Phyllis Schlafly

Rector's solution to the poverty problem is marriage. He urges government policies to promote and strengthen the institution of marriage instead of providing incentives to discourage it.

Marriage drops the probability of child poverty by 82 percent. Marriage has just as dramatic an effect as adding five to six years to the parents' level of education.

If single moms were to marry the fathers of their children, the children would immediately be lifted out of poverty. Eight out of 10 of these fathers were employed at the time of the births of their out-of-wedlock children.

Government should reduce or eliminate the marriage penalties in welfare programs, in tax law and even in Obamacare. Rector explains that marriage penalties occur in many means-tested welfare programs such as food stamps, public housing, Medicaid, daycare and Temporary Assistance to Needy Families (TANF).

Ronald Reagan's advice is still pertinent. If we subsidize something, we'll get more of it; if we tax it, we'll get less of it.

Interviews with low-income single moms show that they are not hostile to marriage as an institution or as a life goal. In fact, they dream of having a husband, children, a minivan and a house in the suburbs "with a white picket fence," but nobody tells them they will probably always be poor if they have babies without getting married.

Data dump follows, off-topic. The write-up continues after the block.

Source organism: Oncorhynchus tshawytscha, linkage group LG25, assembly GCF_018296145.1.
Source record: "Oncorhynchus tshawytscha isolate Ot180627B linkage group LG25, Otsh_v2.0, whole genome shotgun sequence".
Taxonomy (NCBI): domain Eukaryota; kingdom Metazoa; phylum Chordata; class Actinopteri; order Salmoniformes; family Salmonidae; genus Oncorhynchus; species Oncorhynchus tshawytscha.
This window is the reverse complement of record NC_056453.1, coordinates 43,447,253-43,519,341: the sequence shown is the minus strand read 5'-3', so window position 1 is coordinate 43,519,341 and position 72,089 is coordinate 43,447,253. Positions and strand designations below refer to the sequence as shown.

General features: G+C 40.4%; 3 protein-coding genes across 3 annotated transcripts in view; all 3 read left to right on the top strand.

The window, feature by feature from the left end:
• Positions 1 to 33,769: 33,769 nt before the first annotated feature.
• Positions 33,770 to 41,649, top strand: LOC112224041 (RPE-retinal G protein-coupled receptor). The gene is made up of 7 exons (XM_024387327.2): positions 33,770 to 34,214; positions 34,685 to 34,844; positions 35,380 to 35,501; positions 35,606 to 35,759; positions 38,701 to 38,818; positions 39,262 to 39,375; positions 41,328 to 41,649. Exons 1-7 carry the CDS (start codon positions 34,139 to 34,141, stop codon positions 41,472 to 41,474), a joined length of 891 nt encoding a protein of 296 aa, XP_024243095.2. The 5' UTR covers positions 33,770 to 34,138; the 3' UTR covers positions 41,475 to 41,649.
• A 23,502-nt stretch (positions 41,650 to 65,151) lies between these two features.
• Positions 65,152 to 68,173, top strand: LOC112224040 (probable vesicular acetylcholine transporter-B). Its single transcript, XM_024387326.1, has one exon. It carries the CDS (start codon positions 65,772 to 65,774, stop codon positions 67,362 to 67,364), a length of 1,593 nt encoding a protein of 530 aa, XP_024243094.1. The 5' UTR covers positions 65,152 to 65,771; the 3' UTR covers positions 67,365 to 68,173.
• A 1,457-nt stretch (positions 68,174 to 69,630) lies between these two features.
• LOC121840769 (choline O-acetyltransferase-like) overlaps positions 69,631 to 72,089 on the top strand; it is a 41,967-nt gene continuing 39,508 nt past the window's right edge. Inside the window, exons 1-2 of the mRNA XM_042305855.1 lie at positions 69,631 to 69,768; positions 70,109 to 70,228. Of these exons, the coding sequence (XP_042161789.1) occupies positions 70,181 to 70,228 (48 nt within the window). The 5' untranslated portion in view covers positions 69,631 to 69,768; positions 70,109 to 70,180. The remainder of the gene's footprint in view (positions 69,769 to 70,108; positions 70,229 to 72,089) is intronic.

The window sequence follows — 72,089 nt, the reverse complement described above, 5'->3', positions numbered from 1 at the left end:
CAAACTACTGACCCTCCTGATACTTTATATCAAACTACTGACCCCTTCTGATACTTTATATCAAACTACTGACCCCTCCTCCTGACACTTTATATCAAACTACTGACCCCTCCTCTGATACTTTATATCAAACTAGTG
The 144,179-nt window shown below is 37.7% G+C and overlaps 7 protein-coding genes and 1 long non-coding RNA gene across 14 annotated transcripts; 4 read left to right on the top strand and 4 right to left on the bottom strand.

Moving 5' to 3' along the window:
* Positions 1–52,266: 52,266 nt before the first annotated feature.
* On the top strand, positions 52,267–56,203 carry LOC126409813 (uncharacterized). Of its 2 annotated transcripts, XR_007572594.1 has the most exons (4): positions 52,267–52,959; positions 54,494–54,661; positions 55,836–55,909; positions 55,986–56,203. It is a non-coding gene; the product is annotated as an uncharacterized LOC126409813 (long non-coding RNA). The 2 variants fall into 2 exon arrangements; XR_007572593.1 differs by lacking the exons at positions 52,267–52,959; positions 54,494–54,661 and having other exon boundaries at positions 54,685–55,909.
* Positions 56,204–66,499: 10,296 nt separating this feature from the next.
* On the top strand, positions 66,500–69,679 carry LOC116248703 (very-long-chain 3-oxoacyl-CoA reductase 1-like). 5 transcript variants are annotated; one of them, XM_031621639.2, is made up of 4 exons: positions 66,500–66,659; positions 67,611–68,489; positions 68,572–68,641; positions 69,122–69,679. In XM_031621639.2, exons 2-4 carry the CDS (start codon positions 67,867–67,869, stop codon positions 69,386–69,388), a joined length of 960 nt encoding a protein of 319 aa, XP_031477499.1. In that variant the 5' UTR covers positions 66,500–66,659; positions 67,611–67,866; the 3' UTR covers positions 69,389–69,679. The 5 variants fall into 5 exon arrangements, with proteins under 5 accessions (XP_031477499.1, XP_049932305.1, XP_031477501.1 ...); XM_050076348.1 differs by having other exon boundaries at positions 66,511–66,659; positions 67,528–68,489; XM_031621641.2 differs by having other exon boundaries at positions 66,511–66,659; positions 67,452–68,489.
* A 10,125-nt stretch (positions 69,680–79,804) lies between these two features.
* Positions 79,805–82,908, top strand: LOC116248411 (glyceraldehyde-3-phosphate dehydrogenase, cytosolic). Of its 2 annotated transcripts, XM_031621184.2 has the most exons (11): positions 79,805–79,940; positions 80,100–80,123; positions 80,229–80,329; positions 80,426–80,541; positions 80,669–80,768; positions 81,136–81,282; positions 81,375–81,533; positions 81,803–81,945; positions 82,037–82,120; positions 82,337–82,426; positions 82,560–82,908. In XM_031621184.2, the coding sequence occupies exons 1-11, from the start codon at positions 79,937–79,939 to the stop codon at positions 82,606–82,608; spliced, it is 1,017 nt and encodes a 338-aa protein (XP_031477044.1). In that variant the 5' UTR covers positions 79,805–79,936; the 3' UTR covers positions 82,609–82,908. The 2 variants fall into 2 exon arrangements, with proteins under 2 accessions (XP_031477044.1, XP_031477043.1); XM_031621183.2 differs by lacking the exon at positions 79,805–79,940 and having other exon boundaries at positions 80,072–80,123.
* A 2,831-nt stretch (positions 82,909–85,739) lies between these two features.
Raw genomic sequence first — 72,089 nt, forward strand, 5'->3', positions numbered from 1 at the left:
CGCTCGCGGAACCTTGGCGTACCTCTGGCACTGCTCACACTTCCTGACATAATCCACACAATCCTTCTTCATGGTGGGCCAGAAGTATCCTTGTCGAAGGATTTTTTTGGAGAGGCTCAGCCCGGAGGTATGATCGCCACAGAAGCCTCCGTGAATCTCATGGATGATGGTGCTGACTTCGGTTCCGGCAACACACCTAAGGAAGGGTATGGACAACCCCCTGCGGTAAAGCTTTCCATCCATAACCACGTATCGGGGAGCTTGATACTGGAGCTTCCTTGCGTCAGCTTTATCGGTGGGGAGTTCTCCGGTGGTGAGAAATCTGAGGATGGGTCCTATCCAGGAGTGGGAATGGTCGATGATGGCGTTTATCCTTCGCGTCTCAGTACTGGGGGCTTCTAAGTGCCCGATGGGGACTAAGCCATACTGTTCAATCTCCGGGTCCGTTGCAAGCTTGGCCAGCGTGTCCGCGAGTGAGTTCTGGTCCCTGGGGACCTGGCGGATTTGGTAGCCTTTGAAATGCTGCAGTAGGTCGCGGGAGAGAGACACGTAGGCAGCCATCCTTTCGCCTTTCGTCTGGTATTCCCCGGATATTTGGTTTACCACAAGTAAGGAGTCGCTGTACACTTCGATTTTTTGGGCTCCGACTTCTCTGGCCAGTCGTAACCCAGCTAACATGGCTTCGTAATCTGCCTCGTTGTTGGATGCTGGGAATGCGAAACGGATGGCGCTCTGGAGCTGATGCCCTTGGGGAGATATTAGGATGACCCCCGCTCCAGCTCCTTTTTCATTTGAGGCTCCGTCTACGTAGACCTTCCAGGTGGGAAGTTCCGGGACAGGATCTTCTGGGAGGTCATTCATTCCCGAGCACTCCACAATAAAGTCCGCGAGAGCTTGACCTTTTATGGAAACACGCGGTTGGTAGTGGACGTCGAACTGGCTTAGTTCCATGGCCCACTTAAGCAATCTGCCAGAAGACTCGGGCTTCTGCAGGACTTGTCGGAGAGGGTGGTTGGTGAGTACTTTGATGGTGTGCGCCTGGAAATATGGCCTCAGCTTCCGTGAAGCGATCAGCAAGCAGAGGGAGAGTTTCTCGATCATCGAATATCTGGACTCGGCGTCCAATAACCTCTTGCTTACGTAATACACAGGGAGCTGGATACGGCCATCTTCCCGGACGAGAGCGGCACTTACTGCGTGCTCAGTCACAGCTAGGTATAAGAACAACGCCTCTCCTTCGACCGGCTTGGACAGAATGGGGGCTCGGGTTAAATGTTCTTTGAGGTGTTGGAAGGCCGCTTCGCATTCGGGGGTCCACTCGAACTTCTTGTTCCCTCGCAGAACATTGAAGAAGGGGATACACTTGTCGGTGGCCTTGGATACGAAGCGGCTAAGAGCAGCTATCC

What about the guidance we give kids in school? We tell them they will be poor if they become school dropouts and that it's self-destructive to use illegal drugs, but it's just as important to warn them about the life of poverty ahead of them if they produce babies before they marry.

What about the moral guidance we expect from the churches? Do they tell young people not to pretend they can form a "family" without marriage and a father for the children?

What about the conservatives who limit their concerns to fiscal priorities? Do they identify what the taxpayers' money is being spent on and then urge cutting the taxpayer-paid incentives that encourage illegitimate births?

As far back as 1993, Charles Murray identified "illegitimacy as the single most important social problem of our time ... because it drives everything else." It's time we put it at the top of our agenda.


Phyllis Schlafly

Phyllis Schlafly is a national leader of the pro-family movement, a nationally syndicated columnist and author of Feminist Fantasies.
 
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